Gluten is the structural protein found in wheat. Well technically wheat has the two components that can form gluten (see below) . These two proteins mixed with water and worked by mechanical action form gluten and in turn this gives the baked good it's structure. This structure depending on the amount of gluten varies from soft (cake ) to more elastic and firm (bread).
There are two types of naturally occurring protein in wheat - glutenin and gliadin. When these proteins come in contact with water a chemical process commences. Basically the addition of water allows for bonds to form between the proteins glutenin and gliadin and this in turn forms gluten. Mixing, kneading or beating significantly affect the formation of gluten as these processes literally push the proteins together forcing more bonds.
Whisking flour into batter
Critical in the strength of gluten formation is the amount of water, the protein and fat in the recipe. Fats can form a coating around the proteins preventing bonds from forming.
When heat is applied in the baking process the gluten coagulates and forms a semirigid structure. Wheat also contains starch. When the starch is heated it gelatinizes. The combination of both processes ( gluten formation and starch gelatinization ) is what creates the final cake baked texture.
I hope from this brief chemistry discussion you can see the role cake flour and therefore protein plays in a cake recipe.
Yes, if your pantry is short you can substitute cake flour by making your own using plain flour. Add cornstarch using this or a similar recipe. Adding the corn starch reduces the bonds forming that would otherwise produce gluten.
Although your using plain flour instead of cake flour by adding the corn flour you have slightly weakened the formation of gluten and your cake should be softer and more tender.
No, many cakes, cookies and muffins can easily be baked using standard plain or self raising flour. However if you're looking for a slightly more tender cake then we'd recommend giving cake flour a go.
As you can see from the chemistry above, depending on the recipe the substitution may not be so simple. Some recipes of course probably wont be impacted but generally speaking if the cake recipe calls for regular flour and you want to use cake flour, then you probably will want to add a little more. The recipe will have been developed with slightly more gluten expected from the plain flour so by using cake flour one for one you may reduce the batter structure.
I guess with these types of kitchen conundrums the best thing to do is try. I mean I wouldn't try on a special cake but if you've time then try one for one cake flour substitution and see what happens. Usually from my experience in product development, the best thing to do is go extreme variations in recipe ingredients and see where your boundaries lie. I always start experimentation with a big jump and see what happens. It is then a matter of going back and trying small variations.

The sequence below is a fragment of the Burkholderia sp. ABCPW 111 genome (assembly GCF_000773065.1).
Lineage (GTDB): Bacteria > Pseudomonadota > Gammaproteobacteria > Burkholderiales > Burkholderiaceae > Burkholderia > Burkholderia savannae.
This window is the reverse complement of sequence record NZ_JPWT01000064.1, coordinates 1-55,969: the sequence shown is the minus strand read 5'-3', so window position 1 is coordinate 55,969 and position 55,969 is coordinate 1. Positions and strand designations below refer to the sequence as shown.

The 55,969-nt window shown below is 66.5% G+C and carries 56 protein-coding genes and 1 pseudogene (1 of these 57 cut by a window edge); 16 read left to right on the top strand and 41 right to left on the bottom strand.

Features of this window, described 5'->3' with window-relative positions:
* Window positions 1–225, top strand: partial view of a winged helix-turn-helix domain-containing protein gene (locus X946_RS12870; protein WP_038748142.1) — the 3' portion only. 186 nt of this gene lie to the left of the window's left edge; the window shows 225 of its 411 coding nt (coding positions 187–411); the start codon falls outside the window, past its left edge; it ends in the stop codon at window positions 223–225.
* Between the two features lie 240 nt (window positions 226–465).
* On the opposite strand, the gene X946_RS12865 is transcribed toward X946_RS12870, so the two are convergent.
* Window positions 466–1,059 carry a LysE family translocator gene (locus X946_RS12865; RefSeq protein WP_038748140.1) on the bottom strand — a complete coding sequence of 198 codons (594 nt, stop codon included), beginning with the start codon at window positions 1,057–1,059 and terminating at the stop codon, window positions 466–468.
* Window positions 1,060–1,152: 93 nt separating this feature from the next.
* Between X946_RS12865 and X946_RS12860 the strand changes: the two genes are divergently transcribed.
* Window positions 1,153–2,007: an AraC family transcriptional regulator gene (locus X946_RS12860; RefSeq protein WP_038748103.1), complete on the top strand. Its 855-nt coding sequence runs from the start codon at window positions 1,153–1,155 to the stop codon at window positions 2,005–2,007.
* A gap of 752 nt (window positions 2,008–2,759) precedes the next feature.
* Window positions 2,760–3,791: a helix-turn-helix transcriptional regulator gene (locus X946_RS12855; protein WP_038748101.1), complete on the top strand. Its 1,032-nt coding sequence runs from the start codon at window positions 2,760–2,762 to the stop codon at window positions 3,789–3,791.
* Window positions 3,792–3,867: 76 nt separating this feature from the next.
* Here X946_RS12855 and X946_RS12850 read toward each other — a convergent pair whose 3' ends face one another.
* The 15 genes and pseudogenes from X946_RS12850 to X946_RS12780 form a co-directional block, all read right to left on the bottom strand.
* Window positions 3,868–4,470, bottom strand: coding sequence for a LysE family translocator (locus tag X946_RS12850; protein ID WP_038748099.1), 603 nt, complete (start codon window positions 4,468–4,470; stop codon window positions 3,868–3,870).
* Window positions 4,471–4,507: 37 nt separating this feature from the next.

So you only have bread flour and you want to make a cake? Ha my first reaction is to say - bake bread! That said from time to time our panty is caught short and there may be a time when you need a cake but only have bread flour available.
You can bake a cake with bread flour. Depending on the cake recipe this may work. It may also be worth trying the corn starch trick mentioned above. If the recipe does result in a cake with bread flour chances are you'll still have a very tough chewy cake! But then some cake is always better than none!
Flour has a long shelf life - usually around 12 months if it has been stored correctly. It can go bad though and of course given baking a cake is a sensitive exercise you'll want to make sure you've got the best ingredients to get the best result.
Fresh flour usually is odourless or slightly earthy. Flour that has gone bad will have a definite odour - usually sour.
Store cake flour in cool dry pantry or cupboard, Importantly make sure that is tightly sealed and safe from pests and moisture. Storing cake flour is no different to storing other flours.
You can use cake flour in muffins, cookies, waffles and many other products
I hope this article has helped understand a little about the chemistry of cake making and especially around the use of cake flour. If you have a question about cake flour or cake baking in general drop me a note in the comments section.
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